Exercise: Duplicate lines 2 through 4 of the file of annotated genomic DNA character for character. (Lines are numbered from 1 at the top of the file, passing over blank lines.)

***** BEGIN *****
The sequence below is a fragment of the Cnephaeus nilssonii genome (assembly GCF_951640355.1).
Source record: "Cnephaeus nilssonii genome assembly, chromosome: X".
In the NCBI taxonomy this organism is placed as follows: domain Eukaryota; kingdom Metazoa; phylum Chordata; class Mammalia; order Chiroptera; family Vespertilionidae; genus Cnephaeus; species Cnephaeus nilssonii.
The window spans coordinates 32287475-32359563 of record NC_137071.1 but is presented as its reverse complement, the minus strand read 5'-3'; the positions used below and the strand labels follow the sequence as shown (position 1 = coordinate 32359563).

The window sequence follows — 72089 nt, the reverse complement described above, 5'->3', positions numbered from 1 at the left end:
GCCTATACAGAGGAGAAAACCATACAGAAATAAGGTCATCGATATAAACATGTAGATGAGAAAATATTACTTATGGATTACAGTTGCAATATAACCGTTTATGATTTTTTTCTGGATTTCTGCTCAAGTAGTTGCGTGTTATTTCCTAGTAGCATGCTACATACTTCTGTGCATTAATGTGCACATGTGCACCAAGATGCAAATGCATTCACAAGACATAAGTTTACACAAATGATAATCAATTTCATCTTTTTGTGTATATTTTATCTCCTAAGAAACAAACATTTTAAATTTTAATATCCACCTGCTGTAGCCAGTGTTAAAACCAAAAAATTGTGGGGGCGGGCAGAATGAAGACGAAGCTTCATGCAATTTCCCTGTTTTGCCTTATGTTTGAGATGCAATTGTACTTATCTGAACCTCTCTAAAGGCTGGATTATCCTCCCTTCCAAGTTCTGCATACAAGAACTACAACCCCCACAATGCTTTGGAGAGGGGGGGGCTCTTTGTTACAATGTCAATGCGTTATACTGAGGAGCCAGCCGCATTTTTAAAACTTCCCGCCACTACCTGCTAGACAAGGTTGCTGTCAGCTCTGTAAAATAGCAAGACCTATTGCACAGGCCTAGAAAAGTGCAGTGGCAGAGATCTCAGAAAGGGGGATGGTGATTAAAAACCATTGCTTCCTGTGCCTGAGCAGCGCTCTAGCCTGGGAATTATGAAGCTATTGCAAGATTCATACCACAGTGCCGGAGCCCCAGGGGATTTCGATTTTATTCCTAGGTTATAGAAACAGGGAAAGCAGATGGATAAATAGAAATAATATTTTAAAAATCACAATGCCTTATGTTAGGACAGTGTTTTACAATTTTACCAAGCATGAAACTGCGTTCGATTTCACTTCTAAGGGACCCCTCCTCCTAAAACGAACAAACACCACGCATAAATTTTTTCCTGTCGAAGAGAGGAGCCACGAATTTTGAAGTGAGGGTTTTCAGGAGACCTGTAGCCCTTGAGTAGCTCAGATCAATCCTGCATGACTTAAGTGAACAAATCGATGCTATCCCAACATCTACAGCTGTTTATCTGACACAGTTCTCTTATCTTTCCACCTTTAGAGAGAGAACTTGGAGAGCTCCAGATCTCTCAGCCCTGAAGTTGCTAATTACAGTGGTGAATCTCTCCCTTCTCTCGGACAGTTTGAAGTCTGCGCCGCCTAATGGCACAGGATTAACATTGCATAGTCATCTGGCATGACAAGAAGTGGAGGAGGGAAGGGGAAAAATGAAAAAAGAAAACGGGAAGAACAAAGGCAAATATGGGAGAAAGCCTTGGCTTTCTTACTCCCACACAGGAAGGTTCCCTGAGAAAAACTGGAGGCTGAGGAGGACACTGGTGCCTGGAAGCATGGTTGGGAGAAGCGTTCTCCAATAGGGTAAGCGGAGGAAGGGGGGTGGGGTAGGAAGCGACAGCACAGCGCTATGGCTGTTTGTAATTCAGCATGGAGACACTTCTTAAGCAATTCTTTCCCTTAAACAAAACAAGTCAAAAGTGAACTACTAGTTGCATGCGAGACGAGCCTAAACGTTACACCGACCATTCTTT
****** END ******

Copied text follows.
Source record: "Cnephaeus nilssonii genome assembly, chromosome: X".
In the NCBI taxonomy this organism is placed as follows: domain Eukaryota; kingdom Metazoa; phylum Chordata; class Mammalia; order Chiroptera; family Vespertilionidae; genus Cnephaeus; species Cnephaeus nilssonii.
The window spans coordinates 32287475-32359563 of record NC_137071.1 but is presented as its reverse complement, the minus strand read 5'-3'; the positions used below and the strand labels follow the sequence as shown (position 1 = coordinate 32359563).